If any place can claim to be the official home to Bigfoot, it’s Washington state.
That’s why Sen. Ann Rivers, R-La Center, promises to keep trying to make Sasquatch the official state “cryptid” — a critter whose existence has not been sufficiently proven by mainstream science.
The bill was the brainchild of 9-year-old Caleb Davis, who believes in Bigfoot. A lifelong student of Sasquatch along with his dad, he wrote to Rivers, asking her to make Bigfoot the official Washington state cryptid.
“I watch Youtube videos about Bigfoot,” Caleb said. “Most Bigfoot sightings are here. They’re really interesting.”
“I’m really proud about Caleb stepping out of his comfort zone to write to the senator,” his mom, Carol, said. They live in rural northern Clark County, an area represented by Rivers.
Rivers’ bill died in committee this spring, but she intends to bring it back in 2018.
In what might be seen as the gutsiest stance of her seven-year political career, Rivers — who is widely respected by legislators of both parties for her hard work and grasp of tough issues — admitted she believes it is possible that Bigfoot exists.
“It would be arrogant to deny the possibility,” the senator said.
Washington state does have a decent case for claiming to be the center of the Sasquatch universe. The 22-year-old Bigfoot Field Research Organization says that the Washington has racked up the most potential Sasquatch sightings among the 50 states — with 627.
Sasquatch may generally be associated with the still wild areas of the West Coast, and California is No. 2 in sightings or incidents, according to the organization’s Web site. But two Midwestern states follow: IIlinois — a billiard-table-flat state where Bigfoot must have become very good at hiding among the rows of corn and soybeans — and Ohio, where wilderness is a concept to be reintroduced.
Oregon does come in at No. 5, reflecting the normal association of Bigfoots with the Northwest’s isolated dense forests and mountains. “It’s just part of the landscape,” said Jeffrey Meldrum, a full professor of anatomy and anthropology at Idaho State University. He specializes in studying primate body structures and locomotion, including their evolution — with a decades-long interest in Sasquatch as well.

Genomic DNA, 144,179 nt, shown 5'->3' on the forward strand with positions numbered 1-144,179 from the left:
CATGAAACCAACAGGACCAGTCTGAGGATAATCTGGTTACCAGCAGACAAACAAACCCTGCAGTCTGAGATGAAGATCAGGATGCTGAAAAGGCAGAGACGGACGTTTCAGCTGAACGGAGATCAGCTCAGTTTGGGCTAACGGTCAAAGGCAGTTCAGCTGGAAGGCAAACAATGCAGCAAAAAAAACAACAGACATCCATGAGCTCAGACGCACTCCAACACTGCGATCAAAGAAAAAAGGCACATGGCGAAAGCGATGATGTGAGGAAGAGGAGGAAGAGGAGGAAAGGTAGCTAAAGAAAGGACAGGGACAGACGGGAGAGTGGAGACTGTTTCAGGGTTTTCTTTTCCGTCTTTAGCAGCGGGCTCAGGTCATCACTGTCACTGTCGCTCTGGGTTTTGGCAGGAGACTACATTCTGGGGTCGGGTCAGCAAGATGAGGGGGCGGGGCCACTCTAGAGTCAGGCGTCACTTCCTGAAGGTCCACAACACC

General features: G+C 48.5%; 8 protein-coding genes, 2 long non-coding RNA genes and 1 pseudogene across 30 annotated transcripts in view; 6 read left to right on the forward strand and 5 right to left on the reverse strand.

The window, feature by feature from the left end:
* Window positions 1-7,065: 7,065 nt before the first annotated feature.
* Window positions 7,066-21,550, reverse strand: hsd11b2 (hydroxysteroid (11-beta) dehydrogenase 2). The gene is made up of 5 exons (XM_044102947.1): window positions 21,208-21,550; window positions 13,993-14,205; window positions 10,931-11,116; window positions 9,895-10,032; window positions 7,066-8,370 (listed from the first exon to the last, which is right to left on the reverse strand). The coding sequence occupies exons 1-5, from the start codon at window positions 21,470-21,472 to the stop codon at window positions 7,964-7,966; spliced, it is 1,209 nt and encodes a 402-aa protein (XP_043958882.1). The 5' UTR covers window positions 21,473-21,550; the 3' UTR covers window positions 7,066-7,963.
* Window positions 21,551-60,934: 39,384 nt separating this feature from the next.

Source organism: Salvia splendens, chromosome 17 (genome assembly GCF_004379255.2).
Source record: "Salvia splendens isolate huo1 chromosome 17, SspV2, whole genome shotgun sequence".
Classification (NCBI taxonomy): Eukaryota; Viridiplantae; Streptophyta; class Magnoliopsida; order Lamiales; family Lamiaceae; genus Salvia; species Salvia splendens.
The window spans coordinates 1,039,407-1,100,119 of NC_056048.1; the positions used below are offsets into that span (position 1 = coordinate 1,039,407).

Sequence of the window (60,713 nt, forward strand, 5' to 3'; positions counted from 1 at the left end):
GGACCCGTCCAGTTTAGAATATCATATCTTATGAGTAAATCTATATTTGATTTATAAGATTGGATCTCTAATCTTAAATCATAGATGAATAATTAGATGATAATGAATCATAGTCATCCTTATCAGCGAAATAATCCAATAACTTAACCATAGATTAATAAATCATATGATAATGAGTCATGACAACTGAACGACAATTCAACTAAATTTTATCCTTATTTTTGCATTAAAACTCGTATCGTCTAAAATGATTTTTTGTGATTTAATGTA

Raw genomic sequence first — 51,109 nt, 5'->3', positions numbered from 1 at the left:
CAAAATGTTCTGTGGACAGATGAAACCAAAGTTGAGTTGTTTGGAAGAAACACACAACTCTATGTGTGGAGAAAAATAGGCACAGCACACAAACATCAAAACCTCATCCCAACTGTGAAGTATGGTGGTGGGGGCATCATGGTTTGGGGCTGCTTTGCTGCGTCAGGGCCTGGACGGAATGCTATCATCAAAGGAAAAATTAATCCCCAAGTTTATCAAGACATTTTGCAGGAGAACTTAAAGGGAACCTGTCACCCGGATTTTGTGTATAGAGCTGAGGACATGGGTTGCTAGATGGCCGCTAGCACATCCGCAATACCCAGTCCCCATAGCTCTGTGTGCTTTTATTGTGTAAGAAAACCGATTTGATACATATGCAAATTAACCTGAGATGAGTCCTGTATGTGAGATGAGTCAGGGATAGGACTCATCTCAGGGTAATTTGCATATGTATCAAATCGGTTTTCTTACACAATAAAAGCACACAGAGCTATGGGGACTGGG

The Bigfoot Field Research Organization’s figures have lots of pitfalls, Medrum said. Many are weird noises of unknown origin at night. Or glimpses of brown fur. Also, thousands of bears exist, while Sasquatch numbers would theoretically be a handful.
Medrum said the more reliable sightings come from remote areas where Sasquatches are more likely to roam while remaining unseen. Also, people living in these remote areas tend to be reluctant to talk to strangers about Bigfoot. “They are very tight-lipped. It’s hard to get them to talk,” he said. But their stories appear more solid once that hesitation is overcome, he added.
There are also hoaxes, but the bottom line is that Medrum believes that Sasquatch exists somewhere. Too much solid evidence has surfaced over the decades to rule out Bigfoot’s existence, he argued.
His best case for Bigfoot consists of a line of 35 to 45 footprints in the mud in Oregon’s Blue Mountains, which he made photos and casts of for further study. Finding those footprints “literally made my hair stand up on end,” he said. The man-like footprints were bigger than what a human would leave. And the footprints appear to be from a foot design to climbed steep hillsides.
So if Bigfoot supposedly exists, why hasn’t anyone actually captured one or at least taken a photo that wasn’t blurry?
Medrum said a good comparison would be wolverines. Montana has the densest wolverine population in the United States, but hardly any Montanan has ever seen one. Wolverines are solitary, nomadic critters that roam thousands of square miles of very remote land where people rarely venture.
That brings us to the most famous evidence of Bigfoot — the Patterson-Gimlin film, which involved Yakima residents Bob Gimlin and the late Roger Patterson. The film has been dissected many times by doubters and believers.
The Patterson-Gimlin encounter in October 1967 is the only Bigfoot film that Medrum believes is authentic. Nine-year-old Caleb Davis also believes it is authentic, along with several other Youtube videos of Sasquatch.
Caleb says he bases his decision on real or fake on how the creature moves and the ratio of its arms to its torso — which Medrum said is a scientifically valid way of analyzing those films.
Medrum acknowledges he has caught flak from other academics for his serious interest in Bigfoot. It doesn’t bother him. Two world-class primatologists — Jane Goodall, who wants to believe in Bigfoot, and George Schaller, who is skeptical of Sasquatch’s existence, wrote in Medrum’s 2006 book “Sasquatch: Legend Meets Science” that they support his research.
Rivers said that as part of reviving the bill next session, she will try to get Caleb’s entire class involved in shepherding it through the Legislature as a civics lesson. That would fit for the state cryptid: Most bills about official state amphibians, mammals, fruits and so on have their origins in students proposing these designations as class projects.
The writer portrayed a Bigfoot in a Grade B horror movie called “The Sighting” filmed in 2006, which finally made it to DVD in 2016. The portrayal would not pass muster with Medrum, or Caleb Davis.